UBER-First Ride

My wife and I took our first UBER ride on a short trip to a local Diner even though it would have been cheaper to drive one of our two perfectly running cars.  This was a test run to see if UBER was a reasonable alternative to getting to the airport and avoiding the parking fees that can rival the cost of an airline ticket.  Other alternatives are Taxis which are expensive and friends who always offer us rides but most of them are moms juggling schedules and often running a little late—can you hold that plane Delta.  So, our obvious choice is to become UBERITES.

I noticed my frequent business travel neighbor leave his house and return in all different cars, some approaching the house as if they were looking for the address.  I asked about the rides and he proudly told me that all those cars were from UBER and he used the service all the time to get to the airport.  He was amazed that I was wasting my money on parking when UBER would cost much less than the airport parking fee and we would be chauffeured from our door to the airport curb.  “What about the reliability”—“no problem”.  “How do I sign up?”—“just download the app”.  It was an obvious choice to become an UBER guy but first I had to reconcile some of my preconceived negative impressions of UBER.

Some of my negative impressions came from online UBER reviews but this wasn’t a game changer since I’m a firm believer that most people who take the time to write a review have a bitch.

My biggest negative about riding UBER was from personal experience.  Years ago, as teenagers, my friends and I probably used the first form of UBER by hitchhiking everywhere. Like UBER, we’d find a willing local driver but instead of an app we’d stick out our thumbs and the nearest car would pick us up and get us to our destination, for free.  This was our main mode of transportation, working great most of the time, but it was sometimes risky since not all drivers were interested in just giving you a ride.  Occasionally we had to bail from our ride to escape and these memories along with common sense rules like “you shouldn’t ride with strangers” were creating a self-imposed barrier to saving money.  I needed to get past my imaginary images of rides from hell.Uber hell car cartoon

I was intrigued by the cost saving service so I started polling people, from waitresses to neighbors, and it became apparent that a lot of people were UBER disciples.  The benefits and cost savings of using UBER were starting to far outweigh any imagined problems so it was time to join my mom in the UBER world.  It seemed to be a prudent decision to start our UBER life with that leisure ride to breakfast where, if we crashed and burned (figuratively), it wouldn’t cost us $300 to change our flight.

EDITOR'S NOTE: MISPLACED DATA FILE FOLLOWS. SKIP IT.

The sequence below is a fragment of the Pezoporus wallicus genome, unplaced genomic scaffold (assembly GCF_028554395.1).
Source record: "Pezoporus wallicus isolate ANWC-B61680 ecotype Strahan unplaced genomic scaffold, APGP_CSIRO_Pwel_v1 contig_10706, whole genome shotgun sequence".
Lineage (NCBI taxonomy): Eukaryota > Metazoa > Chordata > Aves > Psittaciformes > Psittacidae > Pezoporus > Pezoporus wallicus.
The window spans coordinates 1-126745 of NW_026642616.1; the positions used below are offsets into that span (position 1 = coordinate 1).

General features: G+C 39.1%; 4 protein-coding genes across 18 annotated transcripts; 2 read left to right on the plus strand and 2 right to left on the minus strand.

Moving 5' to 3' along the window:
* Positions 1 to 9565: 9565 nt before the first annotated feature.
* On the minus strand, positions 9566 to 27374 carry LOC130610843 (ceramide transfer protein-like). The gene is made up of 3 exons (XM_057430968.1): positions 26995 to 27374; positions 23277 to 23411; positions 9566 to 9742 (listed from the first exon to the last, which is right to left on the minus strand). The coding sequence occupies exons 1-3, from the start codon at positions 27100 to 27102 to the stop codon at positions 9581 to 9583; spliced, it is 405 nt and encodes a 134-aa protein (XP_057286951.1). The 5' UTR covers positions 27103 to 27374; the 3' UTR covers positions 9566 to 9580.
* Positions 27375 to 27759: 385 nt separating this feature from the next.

I googled UBER and signed up giving my email, creating a password, entering contact info and credit card and then downloaded the app to my iPhone.  As per my neighbor’s advice I opened the UBER app about 10 minutes before I was ready to go and:

  1. Tapped the Uber app on my phone. …
  2. Tapped “Where to?” and entered my destination. …
  3.  Chose my vehicle type. …
  4. Confirmed the number of seats (size of car) …
  5. Checked the upfront pricing. …
  6. Tapped “Request Uber” to order the ride. …
  7. Confirmed my pickup location.

The app was very cool! It figured the price and opened a gps map locating an UBER car 6 minutes away, giving the car type and driver ID, “hello James”, and starting a countdown to pickup with gps map, location of the car and its route to our house- 6 minutes-4 minutes-3 minutes-1 minute, touchdown.  We greeted the personable driver, me climbing into the front and my wife the back-not sexist but seemed safer.  We talked, mostly about UBER, the whole 6.62-mile ride lasting 18 minutes, 19 seconds and costing $9.65 (7.15 +2.50 fees), all this info and a GPS route map logged under my rides.  No guesswork on your trips and cost.  The return trip was just as pleasant and the car arrived 8 minutes after my UBER request.  The only minor problems were: the cleanliness of the first car somewhere between the 10 of my cars and the 3 of a mom van slimed by hundreds of kid trips and the distracted second driver constantly looking down at the iPad GPS in her lap.uber app

This is a continuing experience and since I’ve only done a test run without the fear of missing a plane I’m reserving my total evaluation but so far I’m impressed.  I’m sure that not every ride will be perfect but I don’t use that word for anything.  I would urge you to try UBER and maybe you can save some money and if you run into problems I can ask my mom how to UBER.

One thought on “UBER-First Ride

  1. Maureen

    While you use the noun “Uberite,” I prefer the more dramatic “Uberella” to describe my ride-hailing self. I have used it in far away places as I travel for work, and now have the opportunity to try it at home. Yes. Uber had come to Albany. I am curious (and hopeful) to see if DUI/DWI arrests decrease.

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